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Media Hardware

Good Disk Library Solutions? 371

Posted by samzenpus
from the keeping-order dept.
First time submitter fikx writes "How do Slashdotters manage large collections of disks? I'm hoping for a way to manage a large collection of movies that would give me menu type access to the content, and the only consumer device left seems to be the Sony disk changer, which is discontinued. I would have thought that handling disks would have been a solved problem and on sale in many forms, but I guess not. Have Slashdotters found or built solutions? Or has this problem gone the way of the typewriter?"
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Good Disk Library Solutions?

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  • by The MAZZTer (911996) <megazzt@noSpAM.gmail.com> on Sunday November 27, 2011 @03:34PM (#38183376) Homepage
    ... is to rip everything to a large hard disk and set up some sort of media center.
  • Yes, typewriter (Score:4, Informative)

    by somersault (912633) on Sunday November 27, 2011 @03:34PM (#38183380) Homepage Journal

    Rip discs. Use media center application.

  • Kaleidescape (Score:5, Informative)

    by LoudMusic (199347) on Sunday November 27, 2011 @03:42PM (#38183436)

    How big is your budget?

    http://www.kaleidescape.com/ [kaleidescape.com]
    http://www.kaleidescape.com/products/ [kaleidescape.com]

    Beautiful stuff. Flawless operation. Drains your bank account.

  • by Anonymous Coward on Sunday November 27, 2011 @03:44PM (#38183450)

    Handbrake takes care of DRM for DVDs. For Blu-Ray use MakeMKV to extract the disc from DRM, then Handbrake to bring the file size down to 5 to 10 GB depending on the quality you want.

    I'm amazed anyone DOESN'T rip their discs. Who wants to be forced to wade through stupid menus and messages that you can't skip?

  • In March of 2011 I bought an HP desktop that has a media center remote. (It also has a TV tuner, BluRay, and HDMI.)

    I installed XMBC, which supports the remote. It provides a great menu to navigate EVERYTHING, isos, avis, mkvs, mp3s, aacs, flacs, and some of those other whacky DVD rip formats.

    The only problem is that my hard drive with about 500 gigs of DVD rips crashed! Just make sure to back up everything on a regular basis!

  • by D4C5CE (578304) on Sunday November 27, 2011 @03:50PM (#38183522)
    http://dacal.com.tw/ [dacal.com.tw] with Windows disk database, stackable with USB through ports.
    Robot arm optional by DIY ;-) if you take a unit without internal drive (which reduces capacity by 50 disks).
  • by Venner (59051) on Sunday November 27, 2011 @04:18PM (#38183694)

    I wanted a home theater PC with instant-access to all of my films. My solution was as follows:

    (a) Rip all discs to hard drive,
    (b) Index and link to files with software solution

    In detail:
    (a) I chose to go with MakeMKV for most of my ripping. It rips the mpeg2/4 video directly to an mkv file, without reencoding, and you can choose all the tracks you want to go with it. (I.e., some titles I rip multiple audio streams and subtitles, some I take just English 2.0). For me, I just ripped the main title from each film; if I want to see the special features later, I'll take the box down off the shelf and pop the disk in. (Special features don't really matter to me that much.) Each rip averages 3 to 6Gb. Now MKV, while a great file format, isn't compatible with some (especially older) consumer electronics. You can always re-encode, if you really need to make a particular title portable. And for my Blu Ray / HD-DVD titles, I re-encoded anyway. I found a 1080P 6Gb-target-size h.264 two-pass re-encode to be indistinguishable on my 52" TV from the original. In fact, it's probably quite a bit of overkill.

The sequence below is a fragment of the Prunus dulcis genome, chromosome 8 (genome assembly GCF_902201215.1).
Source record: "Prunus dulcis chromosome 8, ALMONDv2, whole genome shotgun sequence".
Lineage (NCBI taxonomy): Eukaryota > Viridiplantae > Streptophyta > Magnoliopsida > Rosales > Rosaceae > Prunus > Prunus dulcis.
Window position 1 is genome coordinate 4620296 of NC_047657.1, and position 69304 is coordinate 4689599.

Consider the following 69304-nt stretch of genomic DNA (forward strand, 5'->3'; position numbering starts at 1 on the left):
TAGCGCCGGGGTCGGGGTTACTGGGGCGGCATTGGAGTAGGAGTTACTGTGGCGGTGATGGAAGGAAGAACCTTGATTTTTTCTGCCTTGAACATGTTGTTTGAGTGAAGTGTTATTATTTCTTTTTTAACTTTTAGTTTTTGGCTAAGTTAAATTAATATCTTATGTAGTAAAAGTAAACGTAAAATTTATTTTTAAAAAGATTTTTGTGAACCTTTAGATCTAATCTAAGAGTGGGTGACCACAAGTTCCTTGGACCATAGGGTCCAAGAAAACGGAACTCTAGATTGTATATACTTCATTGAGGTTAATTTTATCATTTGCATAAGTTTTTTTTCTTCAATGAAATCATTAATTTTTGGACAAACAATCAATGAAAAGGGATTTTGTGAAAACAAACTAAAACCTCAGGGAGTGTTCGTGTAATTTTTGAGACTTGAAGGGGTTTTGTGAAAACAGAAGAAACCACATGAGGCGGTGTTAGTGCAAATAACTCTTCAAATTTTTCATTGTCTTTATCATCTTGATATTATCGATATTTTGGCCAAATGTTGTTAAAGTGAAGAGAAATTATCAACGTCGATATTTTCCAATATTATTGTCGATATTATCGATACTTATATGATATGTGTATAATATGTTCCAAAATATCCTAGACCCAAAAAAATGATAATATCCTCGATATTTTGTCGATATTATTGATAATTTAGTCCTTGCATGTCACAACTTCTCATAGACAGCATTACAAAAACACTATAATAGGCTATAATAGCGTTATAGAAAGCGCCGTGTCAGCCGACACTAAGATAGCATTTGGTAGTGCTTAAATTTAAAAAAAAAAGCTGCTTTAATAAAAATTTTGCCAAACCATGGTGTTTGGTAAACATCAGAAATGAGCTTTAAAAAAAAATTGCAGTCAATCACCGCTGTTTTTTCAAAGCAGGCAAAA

For storage, I have a couple of 3Tb drives in an external enclosure, with a duplicate unit for backup. (Got them for a song before the manic price gouging going on now started!.) So far, it's holding over 500 titles and several TV series, and plenty of room to grow. And I can always increase capacity.

    (b) For keeping track of everything, I eventually went with Collectorz.com Movie Collector. I've tried many solutions, both free and payware, and Movie Collector was the one that fit my needs the best. (There is a lot of good software out there -- look around!) As I ripped my collection in my spare time, I simply scanned in the UPC on the back of each film using an old CueCat barcode scanner. The software then populates all of the data for the film. Once the film was ripped, I simply linked the title in Movie Collector to the video file on the hard drives. Now I can visually browse my entire collection and watch any title at the click of a mouse. And it's nice to be able to go, "Hey, how many Humphrey Bogart movies do I own?" and find out with a simple filter.

    What worked for me might or might not fit your needs, but hopefully it gives you ideas.
       

  • by jedidiah (1196) on Sunday November 27, 2011 @04:24PM (#38183724) Homepage

    He's asking for more than just a decrypted copy of a DVD.

    He wants the same thing that is commonplace and expected for a music CD: something that detects all the tracks and matches them up to content titles. Clearly he wants something that can sort out a pile of Buffy DVDs, correctly label season, episode and title names and possibly fetch extra metadata.

    A simple ripper doesn't do that.

    Besides Kaledescape, I am not aware of anything that does.

  • by pak9rabid (1011935) on Sunday November 27, 2011 @04:34PM (#38183790)